I go to UC San Diego and although I’m positive that a tremendous amount of food is being wasted in our cafeterias, I am also happy to see that we don’t have an all-you-can-eat type cafeteria. Our meal plan consists of “dining dollars,” which essentially are used like real dollars to “buy” food in the dining halls. This way, you’re way more likely to take a second to think about what you’re getting and how much you can eat. If this system can be instituted in a large university setting such as UCSD, I believe there should be an effort made to apply it elsewhere.

  11. HokieX
    Posted May 25, 2008 at 12:37 am | Permalink

    Hopefully they gave the trays to the students. They were great for sledding on campus.

    This is a good idea. I know I wasted a ton of food in Dietrick as did all of my friends. The mashed potatoes were great for making sculptures.

    At VT we were given the choice between dining dollars like Julie mentions or a meal plan at the all you can eat places.

  12. Ashley
    Posted May 26, 2008 at 5:35 pm | Permalink

    I worked for a very short time as a dishwasher in my high school cafeteria and I still remember the huge pools of ketchup that kids would make on their plates and fool around with – sticking their cups in the mess etc. Probably not the biggest waste but sure says something about their attitude.

  13. Molly
    Posted May 27, 2008 at 2:19 pm | Permalink

    I went to VT too, and I hear you about the wasted food at Dietrick. The thing is, though, some people really need the all-you-can-eat meal option. Tech has a LOT of student athletes. But by all means, give us the trays!! Surely half of them take a temporary leave-of-absence from the cafeteria every time it snows…

  14. Posted May 27, 2008 at 9:32 pm | Permalink

    Thank you for the questions, and I’m sorry I wasn’t quicker with my response.

    I think most college students are reluctant to take a la carte 1) unless it’s included in their meal plan 2) unless they have a storage place in their dorm room.

    I know that some food, but not all, is included in most meal plans. But, in most dorm rooms, storage is at a premium, plus, college students aren’t exactly known for being super clean. I can see bugs being a problem if too many students took food to their dorm rooms.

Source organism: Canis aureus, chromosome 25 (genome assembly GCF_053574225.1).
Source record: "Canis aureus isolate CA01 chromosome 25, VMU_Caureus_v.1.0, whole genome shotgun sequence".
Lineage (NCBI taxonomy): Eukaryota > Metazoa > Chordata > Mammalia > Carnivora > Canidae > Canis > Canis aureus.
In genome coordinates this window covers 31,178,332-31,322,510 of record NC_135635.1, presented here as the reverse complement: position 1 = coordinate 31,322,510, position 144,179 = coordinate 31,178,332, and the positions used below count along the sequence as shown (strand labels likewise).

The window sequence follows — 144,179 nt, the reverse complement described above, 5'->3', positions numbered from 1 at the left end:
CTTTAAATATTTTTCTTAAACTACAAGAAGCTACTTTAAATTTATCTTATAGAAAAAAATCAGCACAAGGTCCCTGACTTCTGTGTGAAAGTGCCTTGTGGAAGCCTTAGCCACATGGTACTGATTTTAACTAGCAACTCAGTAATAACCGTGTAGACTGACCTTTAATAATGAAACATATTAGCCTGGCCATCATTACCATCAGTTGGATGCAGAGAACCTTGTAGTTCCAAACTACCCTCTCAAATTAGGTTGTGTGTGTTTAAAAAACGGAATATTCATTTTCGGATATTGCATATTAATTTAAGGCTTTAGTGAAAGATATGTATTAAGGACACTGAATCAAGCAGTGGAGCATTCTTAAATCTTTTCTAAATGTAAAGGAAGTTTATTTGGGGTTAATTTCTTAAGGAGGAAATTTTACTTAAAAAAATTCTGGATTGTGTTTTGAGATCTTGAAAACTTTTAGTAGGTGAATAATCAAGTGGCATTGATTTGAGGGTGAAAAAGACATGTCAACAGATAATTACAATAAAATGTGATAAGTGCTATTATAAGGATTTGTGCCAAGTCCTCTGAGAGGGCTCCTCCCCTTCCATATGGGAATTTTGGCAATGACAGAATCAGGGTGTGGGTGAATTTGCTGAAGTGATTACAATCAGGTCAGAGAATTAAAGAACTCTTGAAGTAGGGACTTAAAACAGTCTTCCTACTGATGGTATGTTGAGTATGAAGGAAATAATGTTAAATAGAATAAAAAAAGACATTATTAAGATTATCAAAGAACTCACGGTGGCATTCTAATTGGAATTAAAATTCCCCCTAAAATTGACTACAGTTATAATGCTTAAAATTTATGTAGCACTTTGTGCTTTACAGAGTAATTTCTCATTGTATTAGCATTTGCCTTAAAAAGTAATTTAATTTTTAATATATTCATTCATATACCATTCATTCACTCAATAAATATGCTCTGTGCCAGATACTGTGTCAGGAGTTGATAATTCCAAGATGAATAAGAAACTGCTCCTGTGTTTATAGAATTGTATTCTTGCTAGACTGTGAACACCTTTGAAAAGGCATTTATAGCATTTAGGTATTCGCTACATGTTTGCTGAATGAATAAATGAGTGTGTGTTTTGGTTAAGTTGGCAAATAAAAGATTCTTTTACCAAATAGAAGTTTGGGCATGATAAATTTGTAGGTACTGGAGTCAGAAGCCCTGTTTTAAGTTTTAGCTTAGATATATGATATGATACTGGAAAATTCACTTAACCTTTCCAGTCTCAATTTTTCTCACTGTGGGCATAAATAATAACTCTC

Just a thought……….

  15. Jonathan
    Posted May 28, 2008 at 8:15 am | Permalink

    Molly, how about this deal: You can keep the all-you-can-eat and the trays–as long as you just use them for sledding!

    LisaN,
    A la carte doesn’t usually mean grocery style food plan, but a pay as you go cafeteria. Also, I think you win the understatement of the week: “college students aren’t exactly known for being super clean.”
    They sure aren’t!

  16. Posted May 29, 2008 at 2:06 am | Permalink

    I stumbled upon your blog on accident, a friend posted a link here and I identified with your issues about the all-you-can-eat mentality, so I just wanted to share what it’s like where I work…

    I work at a well-known chain restaurant where I see this mentality day in and day out. Cafeterias and buffets and the most obvious source of waste when it comes to all-you-can-eat but any restaurant that offers free refills is just as guilty. Think about how many times someone has asked if you would like more of something. It’s always more more more. As a server, that’s my job, to make sure your plates and glasses are never empty until you’re completely satisfied. And of course, the refills are free, so people take them. I can’t even tell you how many times I have thrown away entire salads completely untouched, it makes me sick to see how much food gets tossed just because someone took the refill and then didn’t touch it. It’s fresh, perfectly edible food but everyone at the table just got too full. And they’re going back to work/to a movie/out shopping and won’t be home for hours, so there’s no use taking leftovers home.

    Great blog, you have some really interesting information here.

  17. Daryl
    Posted July 28, 2008 at 1:12 pm | Permalink

    Yeah, I guess that people who don’t go to colleges or universities right now are really suprised by this. I have become alot more concious about my food choices but it wasnt too long ago that I would just get two plates filled with food. Not because I was particularly that hungry, but because the food in general was often rank with the exception of two things. Once we all sampled what was good, we would go back for even more of that option leaving the rest. Recently, my school started buying more local produce and teh food has significantly improved, but that wont solve the problem. THe problem is that students use food as a comofort and often an excuse to socialize. What you shoulk look into are the late night places to eat on a college campus and see the comsuption there. Grease was everyone’s favorite at 2 in the morning, while studying for a midterm.

  18. sarah
    Posted October 9, 2008 at 9:51 pm | Permalink

    I hope that remaining trayless helps students at VT become more aware of waste. Even in elementary schools, waste is discouraged and portion sizes have decreased. Elementary children are recycling on campus; eating healthier; becoming more physically active and feeling more a part of helping us become a more healthy nation. If these young children can do it, then college kids can certainly take on more of a leadership role for the next generation….